Purpose: Here we report a phase II clinical trial, which was designed to test a novel hypothesis that treatment with gemcitabine (GEM)/doxorubicin (DOX) would be efficacious via reconstitution of C(18)-ceramide signaling in head and neck squamous cell carcinoma (HNSCC) patients for whom first-line platinum-based therapy failed.
Experimental design: Patients received GEM (1,000 mg/m²) and DOX (25 mg/m²) on days 1 and 8, every 21 days, until disease progression. After completion of 2 treatment cycles, patients were assessed radiographically, and serum samples were taken for sphingolipid measurements.
Results: We enrolled 18 patients in the trial, who were evaluable for toxicity, and 17 for response. The most common toxicity was neutropenia, observed in 9 of 18 patients, and there were no major nonhematologic toxicities. Of the 17 patients, 5 patients had progressive disease (PD), 1 had complete response (CR), 3 exhibited partial response (PR), and 8 had stable disease (SD). The median progression-free survival was 1.6 months (95% CI: 1.4-4.2) with a median survival of 5.6 months (95% CI: 3.8-18.2). Remarkably, serum sphingolipid analysis revealed significant differences in patterns of C₁₈-ceramide elevation in patients with CR/PR/SD in comparison with patients with PD, indicating the reconstitution of tumor suppressor ceramide generation by GEM/DOX treatment.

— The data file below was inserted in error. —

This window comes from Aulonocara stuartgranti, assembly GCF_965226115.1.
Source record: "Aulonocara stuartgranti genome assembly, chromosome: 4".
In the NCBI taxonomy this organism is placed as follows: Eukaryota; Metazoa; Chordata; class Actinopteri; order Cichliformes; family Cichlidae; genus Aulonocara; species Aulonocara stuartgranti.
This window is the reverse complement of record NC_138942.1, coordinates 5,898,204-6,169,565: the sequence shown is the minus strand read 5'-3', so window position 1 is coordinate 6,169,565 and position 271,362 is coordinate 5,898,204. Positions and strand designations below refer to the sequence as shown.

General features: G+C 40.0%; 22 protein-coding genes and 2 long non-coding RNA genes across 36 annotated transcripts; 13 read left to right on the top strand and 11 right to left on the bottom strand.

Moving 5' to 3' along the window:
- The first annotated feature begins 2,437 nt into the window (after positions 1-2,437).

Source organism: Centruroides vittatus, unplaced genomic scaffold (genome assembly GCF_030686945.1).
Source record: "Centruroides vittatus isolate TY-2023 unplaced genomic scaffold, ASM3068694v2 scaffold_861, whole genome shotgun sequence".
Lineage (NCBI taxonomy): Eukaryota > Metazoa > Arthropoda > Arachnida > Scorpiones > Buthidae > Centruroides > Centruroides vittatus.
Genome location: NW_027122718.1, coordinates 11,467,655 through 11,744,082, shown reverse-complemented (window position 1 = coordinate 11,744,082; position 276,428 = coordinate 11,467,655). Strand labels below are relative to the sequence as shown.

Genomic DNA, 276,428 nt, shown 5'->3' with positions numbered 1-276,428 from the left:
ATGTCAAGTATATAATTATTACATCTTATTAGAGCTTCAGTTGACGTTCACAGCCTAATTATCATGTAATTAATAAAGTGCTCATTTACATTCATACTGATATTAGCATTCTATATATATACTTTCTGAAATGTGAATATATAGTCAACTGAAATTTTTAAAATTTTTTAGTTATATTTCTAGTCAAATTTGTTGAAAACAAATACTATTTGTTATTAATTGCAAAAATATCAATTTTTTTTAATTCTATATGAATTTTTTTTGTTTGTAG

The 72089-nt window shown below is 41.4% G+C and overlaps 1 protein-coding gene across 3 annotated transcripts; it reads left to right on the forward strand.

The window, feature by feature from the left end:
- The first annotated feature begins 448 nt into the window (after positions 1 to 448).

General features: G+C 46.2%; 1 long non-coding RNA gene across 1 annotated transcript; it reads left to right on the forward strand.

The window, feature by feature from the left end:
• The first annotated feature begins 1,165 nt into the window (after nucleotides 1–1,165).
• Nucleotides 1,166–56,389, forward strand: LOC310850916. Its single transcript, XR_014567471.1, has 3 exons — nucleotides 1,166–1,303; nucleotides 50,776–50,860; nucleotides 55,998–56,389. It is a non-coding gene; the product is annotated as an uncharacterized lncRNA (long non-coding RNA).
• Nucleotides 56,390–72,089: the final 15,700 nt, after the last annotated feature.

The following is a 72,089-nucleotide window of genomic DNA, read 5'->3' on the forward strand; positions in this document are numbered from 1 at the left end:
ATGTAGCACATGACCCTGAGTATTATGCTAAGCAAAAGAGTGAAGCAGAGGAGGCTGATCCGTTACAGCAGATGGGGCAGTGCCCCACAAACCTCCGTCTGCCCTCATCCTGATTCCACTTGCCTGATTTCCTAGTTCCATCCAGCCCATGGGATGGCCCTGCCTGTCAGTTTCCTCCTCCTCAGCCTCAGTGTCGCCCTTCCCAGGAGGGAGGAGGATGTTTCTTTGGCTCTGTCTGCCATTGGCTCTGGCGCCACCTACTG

Conclusions: Our data suggest that the GEM/DOX combination could represent an effective treatment for some patients with recurrent or metastatic HNSCC, and that serum C₁₈-ceramide elevation might be a novel serum biomarker of chemotherapy response.